When your ‘work spouse’ leaves, it can be tough – Post Bulletin


Have you ever heard of the term “work wife (or husband)”? Sounds more dramatic than it is, but in general, it defines a person you would describe as your favorite, or best friend, at work. Those people are one’s sounding board to the world of work, the one you turn to first when a new project is assigned, when you have questions or when you need to strategize. For each of us, he or she is the one person who makes the minutes go more quickly, the one person you can laugh with, and one person you can gripe to without being called dramatic or the creator of issues.

So, when that person decides to leave the company, it can be devastating and something that one needs to work through and cope with.

Relationships at work are a key to workplace satisfaction, and they can be very beneficial. Just this week, a client went through losing her “work wife” by way of their partnership dissolving and one of them moving to a new career. Observing the emotional distress she went through before being able to pick up the pieces and carry on with new focus was sad.

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The week of the announcement was a whirlwind. It began with the announcement to the team, which created quite a bit of surprise. This “break up” was very unexpected. The gamut of emotions ranged from surprise to sadness, to anger and then to acceptance in a short number of days.

After letting the team in on the news, a livestream was scheduled to let the general public know. Much like a virtual event, this took some planning as there was video and sound bytes to create, and a few select friends were given the log in, so they could jump on the call to say their good-byes. This portion of the announcement created a lot of tears.

Today, after a week of almost complete silence, the client and I finally met virtually. She shared the vision of where the company will move toward as well as what my role would be. It was exciting to be included on the strategy and planning for her future.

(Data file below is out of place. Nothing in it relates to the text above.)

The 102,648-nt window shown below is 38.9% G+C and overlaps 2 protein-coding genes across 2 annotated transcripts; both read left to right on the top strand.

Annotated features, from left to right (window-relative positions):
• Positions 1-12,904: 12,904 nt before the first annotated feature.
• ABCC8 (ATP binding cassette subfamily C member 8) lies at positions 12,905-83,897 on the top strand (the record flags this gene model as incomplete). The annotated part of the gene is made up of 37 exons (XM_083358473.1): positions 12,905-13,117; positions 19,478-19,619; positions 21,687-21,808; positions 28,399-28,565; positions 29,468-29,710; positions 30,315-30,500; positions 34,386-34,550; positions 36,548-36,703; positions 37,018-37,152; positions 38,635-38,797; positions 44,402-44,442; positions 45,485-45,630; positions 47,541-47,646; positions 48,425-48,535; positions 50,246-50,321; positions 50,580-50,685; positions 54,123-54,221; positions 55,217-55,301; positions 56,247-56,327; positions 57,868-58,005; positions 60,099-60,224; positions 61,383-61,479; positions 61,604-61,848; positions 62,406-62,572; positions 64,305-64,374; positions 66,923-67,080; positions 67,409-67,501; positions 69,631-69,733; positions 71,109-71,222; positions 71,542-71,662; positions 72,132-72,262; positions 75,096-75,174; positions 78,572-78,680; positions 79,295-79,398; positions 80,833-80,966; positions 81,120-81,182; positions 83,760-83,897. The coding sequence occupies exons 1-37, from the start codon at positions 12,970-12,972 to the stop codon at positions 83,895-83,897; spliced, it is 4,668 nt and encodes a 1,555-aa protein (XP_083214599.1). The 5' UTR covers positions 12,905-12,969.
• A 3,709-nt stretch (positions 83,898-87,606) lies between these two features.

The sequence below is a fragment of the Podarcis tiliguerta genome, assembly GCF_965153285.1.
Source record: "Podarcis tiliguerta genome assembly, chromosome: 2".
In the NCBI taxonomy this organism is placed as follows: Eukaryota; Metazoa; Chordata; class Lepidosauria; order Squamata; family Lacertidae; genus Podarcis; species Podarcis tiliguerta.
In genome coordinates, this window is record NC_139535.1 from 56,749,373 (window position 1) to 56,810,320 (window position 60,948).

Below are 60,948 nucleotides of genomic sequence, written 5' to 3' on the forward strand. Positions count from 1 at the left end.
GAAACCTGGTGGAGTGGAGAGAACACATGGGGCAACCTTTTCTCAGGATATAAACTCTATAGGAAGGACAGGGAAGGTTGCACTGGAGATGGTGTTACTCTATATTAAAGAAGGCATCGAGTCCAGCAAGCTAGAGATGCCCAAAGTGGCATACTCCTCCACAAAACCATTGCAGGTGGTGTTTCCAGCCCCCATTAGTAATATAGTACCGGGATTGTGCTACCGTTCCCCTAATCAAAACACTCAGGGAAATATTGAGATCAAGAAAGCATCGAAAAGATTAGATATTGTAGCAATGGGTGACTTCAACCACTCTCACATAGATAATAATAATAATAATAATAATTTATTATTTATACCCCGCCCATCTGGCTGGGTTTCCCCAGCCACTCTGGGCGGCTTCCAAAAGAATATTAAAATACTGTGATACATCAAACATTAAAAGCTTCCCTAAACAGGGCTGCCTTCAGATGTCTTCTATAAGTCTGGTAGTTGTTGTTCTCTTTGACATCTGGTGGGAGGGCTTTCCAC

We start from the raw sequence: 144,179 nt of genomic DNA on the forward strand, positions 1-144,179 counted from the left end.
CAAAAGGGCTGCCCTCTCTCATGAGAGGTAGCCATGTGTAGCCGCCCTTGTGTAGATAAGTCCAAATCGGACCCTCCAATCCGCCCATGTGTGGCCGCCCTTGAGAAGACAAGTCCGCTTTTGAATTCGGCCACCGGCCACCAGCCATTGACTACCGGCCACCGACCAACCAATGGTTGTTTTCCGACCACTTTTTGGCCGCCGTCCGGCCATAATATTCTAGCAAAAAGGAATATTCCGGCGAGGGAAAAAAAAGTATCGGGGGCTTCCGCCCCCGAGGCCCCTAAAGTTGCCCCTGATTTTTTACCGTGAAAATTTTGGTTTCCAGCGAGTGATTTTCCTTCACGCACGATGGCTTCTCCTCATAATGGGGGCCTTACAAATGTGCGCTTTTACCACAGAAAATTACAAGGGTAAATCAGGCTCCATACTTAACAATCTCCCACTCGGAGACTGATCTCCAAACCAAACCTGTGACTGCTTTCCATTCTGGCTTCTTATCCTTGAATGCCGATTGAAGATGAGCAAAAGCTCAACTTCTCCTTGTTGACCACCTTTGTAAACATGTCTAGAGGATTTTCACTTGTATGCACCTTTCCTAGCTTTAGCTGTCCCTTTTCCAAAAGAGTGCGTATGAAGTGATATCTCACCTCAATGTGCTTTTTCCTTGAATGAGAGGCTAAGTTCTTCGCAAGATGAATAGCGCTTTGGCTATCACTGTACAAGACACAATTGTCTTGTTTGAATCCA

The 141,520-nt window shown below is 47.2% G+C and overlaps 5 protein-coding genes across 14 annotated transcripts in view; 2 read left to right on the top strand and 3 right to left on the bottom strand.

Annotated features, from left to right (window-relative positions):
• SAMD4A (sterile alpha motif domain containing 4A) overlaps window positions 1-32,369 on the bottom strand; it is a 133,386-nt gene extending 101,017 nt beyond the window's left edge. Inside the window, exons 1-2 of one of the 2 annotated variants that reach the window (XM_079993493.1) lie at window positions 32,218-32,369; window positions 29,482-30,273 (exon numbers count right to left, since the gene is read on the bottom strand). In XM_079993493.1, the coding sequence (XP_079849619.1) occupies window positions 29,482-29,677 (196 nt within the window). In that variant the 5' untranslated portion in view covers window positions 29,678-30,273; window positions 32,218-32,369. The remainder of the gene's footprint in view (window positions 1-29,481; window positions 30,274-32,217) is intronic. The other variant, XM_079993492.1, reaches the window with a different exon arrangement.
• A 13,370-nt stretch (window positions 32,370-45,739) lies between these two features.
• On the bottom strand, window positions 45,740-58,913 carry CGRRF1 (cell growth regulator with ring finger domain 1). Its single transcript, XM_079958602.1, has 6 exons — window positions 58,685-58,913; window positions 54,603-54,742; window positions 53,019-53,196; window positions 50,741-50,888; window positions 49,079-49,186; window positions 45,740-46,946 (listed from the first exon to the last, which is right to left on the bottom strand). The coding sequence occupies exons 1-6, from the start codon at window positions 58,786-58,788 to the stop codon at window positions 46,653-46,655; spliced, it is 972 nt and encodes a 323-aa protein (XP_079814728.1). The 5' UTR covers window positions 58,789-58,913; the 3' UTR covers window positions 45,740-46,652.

If you are facing the loss of a close friend at work, there are a few things to remember. First and foremost, maintaining friendships is not your main focus. Although it feels like a betrayal, it does not mean your satisfaction at work is going to plummet, nor does it mean you should start looking for a new job. In fact, now might be the perfect time to focus more on work and getting to know some of the people you did not take time with before.

Career expert Sally-Anne Blanshard says having a work spouse is a classic glass-half-full situation.

“You shouldn’t be attached to people, you should be attached to the job,” Blanshard says. “Having a work wife is an emotional connection. Look at (when they leave) as an opportunity for you to reflect on what’s important in your work environment. Are you the type of person that can do a job anywhere, regardless of the people you work with, or are you someone who thrives on having good relationships with your colleagues?”

Does this mean you cannot or should not have someone you are close with at work? No, by all means. But, it does mean when this person leaves the company, your work should not spiral downward so that your productivity to the company goes south.

Just wish her well in her new job, promise to get together, and refocus on your own job.

Kristen Asleson is owner of Midwest Virtual Assistants. Send comments and ideas to

news@postbulletin.com

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When your ‘work spouse’ leaves, it can be tough – Post Bulletin

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